We trawl Scottish arcades for Sega games,
then film & write about them.

Saturday, 25 January 2014

Final Report

A room full of dedicated enthusiasts probably isn't the the best indicator of the health of arcades. A healthy gathering of people who have travelled specifically to play pinball and classic video games wouldn't necessarily translate into healthy footfall for an arcade, but it does suggest an evolution of arcade gaming that won't necessarily require traditional arcades to exist. The Scottish Pinball and Arcade Expo, held in Kilsyth, may have been a celebration of gaming's history in many ways, but it was also an encouraging glimpse into a more independent, grass-roots way of enjoying and preserving arcade games.

We've seen countless examples of arcades who don't know or care enough about their roster of games to keep them in good order in recent months, so it was heartening to be around well maintained cabinets and pinball machines including the original Outrun and games as old as Missile Command and Galaga. As great as these are, they are essentially a reminder of a bygone era and not particularly indicative of where arcade gaming currently is or where it's likely to go. The candy cabinets on offer, however, suggest  an alternative recent history and future for arcade gaming.

Thursday, 6 December 2012

Hilton Coylumbridge, Aviemore

There was no specific plan to visit the Hilton Colyumbridge in Aviemore at this stage of the YouArcade journey, but it certainly worked out tidily from a narrative perspective. Seeing the selection of games on offer here was a little depressing, but not in the way many of our previous visits have been.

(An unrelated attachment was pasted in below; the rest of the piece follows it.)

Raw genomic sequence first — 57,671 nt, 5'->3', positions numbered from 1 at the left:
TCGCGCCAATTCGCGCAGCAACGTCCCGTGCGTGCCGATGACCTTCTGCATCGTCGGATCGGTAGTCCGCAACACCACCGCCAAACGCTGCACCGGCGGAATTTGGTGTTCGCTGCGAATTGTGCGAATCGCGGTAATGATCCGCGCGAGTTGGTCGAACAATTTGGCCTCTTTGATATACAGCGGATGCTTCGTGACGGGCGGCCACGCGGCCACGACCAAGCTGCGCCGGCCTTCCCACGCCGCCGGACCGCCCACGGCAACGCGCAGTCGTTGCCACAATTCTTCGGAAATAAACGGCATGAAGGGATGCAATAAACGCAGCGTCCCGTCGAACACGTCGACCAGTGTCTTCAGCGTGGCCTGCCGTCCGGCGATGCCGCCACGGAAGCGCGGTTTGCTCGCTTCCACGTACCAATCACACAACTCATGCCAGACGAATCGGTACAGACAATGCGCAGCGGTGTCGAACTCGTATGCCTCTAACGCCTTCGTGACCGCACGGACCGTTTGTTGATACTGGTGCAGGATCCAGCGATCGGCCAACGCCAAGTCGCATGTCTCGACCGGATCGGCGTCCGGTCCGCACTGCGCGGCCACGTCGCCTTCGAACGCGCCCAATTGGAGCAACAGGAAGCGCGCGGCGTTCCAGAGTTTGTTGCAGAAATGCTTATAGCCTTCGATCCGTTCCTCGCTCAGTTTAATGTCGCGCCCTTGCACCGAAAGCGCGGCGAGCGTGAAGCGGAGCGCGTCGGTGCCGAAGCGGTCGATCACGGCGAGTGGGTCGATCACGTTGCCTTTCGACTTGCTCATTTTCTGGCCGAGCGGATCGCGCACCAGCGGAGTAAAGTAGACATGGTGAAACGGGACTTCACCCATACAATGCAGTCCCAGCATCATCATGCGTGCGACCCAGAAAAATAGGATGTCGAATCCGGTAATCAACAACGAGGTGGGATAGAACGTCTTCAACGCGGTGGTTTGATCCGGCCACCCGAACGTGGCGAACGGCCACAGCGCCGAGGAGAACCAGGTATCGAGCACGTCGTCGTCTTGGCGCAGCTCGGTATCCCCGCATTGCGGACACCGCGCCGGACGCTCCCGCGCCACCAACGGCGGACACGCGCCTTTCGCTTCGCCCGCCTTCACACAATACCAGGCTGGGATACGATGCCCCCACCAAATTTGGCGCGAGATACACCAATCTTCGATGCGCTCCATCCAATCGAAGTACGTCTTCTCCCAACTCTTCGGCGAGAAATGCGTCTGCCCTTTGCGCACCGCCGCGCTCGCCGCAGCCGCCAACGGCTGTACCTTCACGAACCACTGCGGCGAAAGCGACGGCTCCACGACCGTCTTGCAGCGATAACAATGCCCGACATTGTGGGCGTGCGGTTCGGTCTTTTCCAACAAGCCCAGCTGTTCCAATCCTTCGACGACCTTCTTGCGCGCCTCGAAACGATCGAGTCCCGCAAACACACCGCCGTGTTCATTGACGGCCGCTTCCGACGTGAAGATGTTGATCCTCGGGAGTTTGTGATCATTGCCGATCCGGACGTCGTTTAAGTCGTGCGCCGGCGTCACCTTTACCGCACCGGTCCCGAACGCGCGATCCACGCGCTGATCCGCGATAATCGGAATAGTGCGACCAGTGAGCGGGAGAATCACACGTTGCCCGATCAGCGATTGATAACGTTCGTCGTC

Hilton’s Colyumbridge’s arcades aren’t depressing in terms of washed out screens and shattered light-guns or swathes of fun-time real estate given over to slightly seedy fruit machines. Instead, the selection of games available in Aviemore was a blunt reminder that the days of OutRun 2 and Crazy Taxi being arcade kings was over, and the days of Golden Axe and Shinobi were prehistoric. This isn’t necessarily a slight against the cabinets on offer there, but is a little painful to see that Sega’s arcade golden age has ended in such harsh terms.

Sunday, 16 September 2012

Elgin, Arbroath, not Lossiemouth but almost Nairn

One common theme shared amongst the arcades we've visited is that most of them are only notionally arcades. They're bowling alleys or fun-fairs quite often, but the idea of a building dedicated to video games is as alien to Scotland as it is exciting to me.

The upshot of this is that the places you find video games often seem pretty confused about what to do with them. Elgin's Bowl 2000 only had two games during our visit, one of which was Ford Racing (ugh), awkwardly placed right next to the children's play area making any adults who want to play it look really creepy. Putting aside that wanting to play the charisma-free Ford Racing: Full Blown is actually kind of creepy, what's the message here? These games are for children? Are they for families to play or groups of people out together? The placement and selection of many of the games we've found seems to suggest that arcade owners aren't really sure.

Wednesday, 7 March 2012

M&D's (Motherwell)